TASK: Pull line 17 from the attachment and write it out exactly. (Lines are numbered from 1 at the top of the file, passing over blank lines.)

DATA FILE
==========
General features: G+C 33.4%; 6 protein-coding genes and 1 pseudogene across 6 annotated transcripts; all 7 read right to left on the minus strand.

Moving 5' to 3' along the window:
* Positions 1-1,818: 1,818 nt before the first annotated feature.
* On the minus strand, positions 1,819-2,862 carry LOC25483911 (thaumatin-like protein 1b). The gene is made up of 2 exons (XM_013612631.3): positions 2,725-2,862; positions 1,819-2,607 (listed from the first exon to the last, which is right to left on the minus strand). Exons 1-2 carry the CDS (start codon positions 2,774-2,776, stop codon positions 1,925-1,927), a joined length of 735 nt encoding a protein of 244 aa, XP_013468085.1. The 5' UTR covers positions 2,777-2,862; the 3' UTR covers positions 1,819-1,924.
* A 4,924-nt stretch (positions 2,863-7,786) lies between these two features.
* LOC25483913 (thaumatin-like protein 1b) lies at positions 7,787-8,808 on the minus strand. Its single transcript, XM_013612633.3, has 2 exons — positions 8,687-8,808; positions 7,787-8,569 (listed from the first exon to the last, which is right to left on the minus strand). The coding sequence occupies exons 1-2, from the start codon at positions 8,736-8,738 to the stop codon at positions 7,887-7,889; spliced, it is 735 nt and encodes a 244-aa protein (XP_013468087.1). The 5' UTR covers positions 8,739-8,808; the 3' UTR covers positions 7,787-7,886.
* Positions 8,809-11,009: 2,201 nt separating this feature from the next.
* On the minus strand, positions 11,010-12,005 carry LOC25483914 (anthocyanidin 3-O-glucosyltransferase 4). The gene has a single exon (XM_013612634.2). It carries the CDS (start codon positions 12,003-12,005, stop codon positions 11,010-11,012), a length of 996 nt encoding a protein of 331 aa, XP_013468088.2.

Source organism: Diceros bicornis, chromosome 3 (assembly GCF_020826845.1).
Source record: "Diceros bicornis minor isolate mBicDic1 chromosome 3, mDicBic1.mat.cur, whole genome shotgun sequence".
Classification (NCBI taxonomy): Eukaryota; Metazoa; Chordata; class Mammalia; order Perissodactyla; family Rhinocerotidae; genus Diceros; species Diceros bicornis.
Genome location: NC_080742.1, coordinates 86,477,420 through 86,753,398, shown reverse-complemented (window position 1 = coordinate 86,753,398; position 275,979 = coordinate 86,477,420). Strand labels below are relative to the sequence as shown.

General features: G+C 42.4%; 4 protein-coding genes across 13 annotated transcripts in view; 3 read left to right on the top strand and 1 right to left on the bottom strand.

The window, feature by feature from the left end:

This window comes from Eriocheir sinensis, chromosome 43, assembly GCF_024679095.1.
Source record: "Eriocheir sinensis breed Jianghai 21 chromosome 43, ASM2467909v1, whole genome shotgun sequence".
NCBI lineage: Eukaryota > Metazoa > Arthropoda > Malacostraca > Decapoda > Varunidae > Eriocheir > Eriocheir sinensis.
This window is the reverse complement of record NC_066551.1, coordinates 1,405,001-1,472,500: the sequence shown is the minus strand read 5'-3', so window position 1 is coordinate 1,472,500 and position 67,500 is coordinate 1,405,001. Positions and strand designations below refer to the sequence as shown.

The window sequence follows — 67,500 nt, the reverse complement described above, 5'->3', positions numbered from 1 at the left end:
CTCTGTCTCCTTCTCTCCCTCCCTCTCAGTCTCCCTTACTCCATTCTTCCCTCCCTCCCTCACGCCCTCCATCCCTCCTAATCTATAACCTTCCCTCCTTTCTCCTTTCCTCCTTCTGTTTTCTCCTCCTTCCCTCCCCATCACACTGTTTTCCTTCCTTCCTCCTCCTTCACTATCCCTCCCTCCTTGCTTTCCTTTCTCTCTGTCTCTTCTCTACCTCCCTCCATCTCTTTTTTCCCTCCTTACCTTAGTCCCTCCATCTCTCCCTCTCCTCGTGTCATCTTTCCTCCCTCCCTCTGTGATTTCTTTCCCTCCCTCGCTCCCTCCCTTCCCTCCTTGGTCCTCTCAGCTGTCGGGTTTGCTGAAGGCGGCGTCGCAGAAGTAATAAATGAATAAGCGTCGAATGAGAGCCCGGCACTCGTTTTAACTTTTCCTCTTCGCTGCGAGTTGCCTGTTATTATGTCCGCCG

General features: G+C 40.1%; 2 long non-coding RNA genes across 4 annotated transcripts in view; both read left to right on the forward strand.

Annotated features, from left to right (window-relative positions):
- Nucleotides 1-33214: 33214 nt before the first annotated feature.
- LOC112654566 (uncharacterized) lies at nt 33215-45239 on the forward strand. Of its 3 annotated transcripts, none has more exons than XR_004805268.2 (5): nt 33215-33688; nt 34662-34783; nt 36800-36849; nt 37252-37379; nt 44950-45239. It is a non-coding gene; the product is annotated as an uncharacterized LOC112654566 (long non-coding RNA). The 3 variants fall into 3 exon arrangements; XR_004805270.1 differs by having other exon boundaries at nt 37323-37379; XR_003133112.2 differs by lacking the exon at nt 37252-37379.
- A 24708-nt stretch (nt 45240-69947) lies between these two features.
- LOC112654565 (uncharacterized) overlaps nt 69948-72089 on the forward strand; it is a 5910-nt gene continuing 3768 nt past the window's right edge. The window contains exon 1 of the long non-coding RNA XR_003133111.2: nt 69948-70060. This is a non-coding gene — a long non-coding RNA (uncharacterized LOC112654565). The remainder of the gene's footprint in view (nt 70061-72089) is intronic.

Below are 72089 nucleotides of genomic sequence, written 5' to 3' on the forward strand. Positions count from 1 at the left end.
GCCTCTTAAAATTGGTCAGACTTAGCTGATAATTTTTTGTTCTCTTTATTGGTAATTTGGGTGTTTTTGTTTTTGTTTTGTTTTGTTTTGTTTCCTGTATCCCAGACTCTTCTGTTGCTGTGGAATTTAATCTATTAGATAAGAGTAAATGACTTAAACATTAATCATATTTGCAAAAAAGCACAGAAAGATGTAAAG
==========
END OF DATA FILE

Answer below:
NCBI lineage: Eukaryota > Metazoa > Arthropoda > Malacostraca > Decapoda > Varunidae > Eriocheir > Eriocheir sinensis.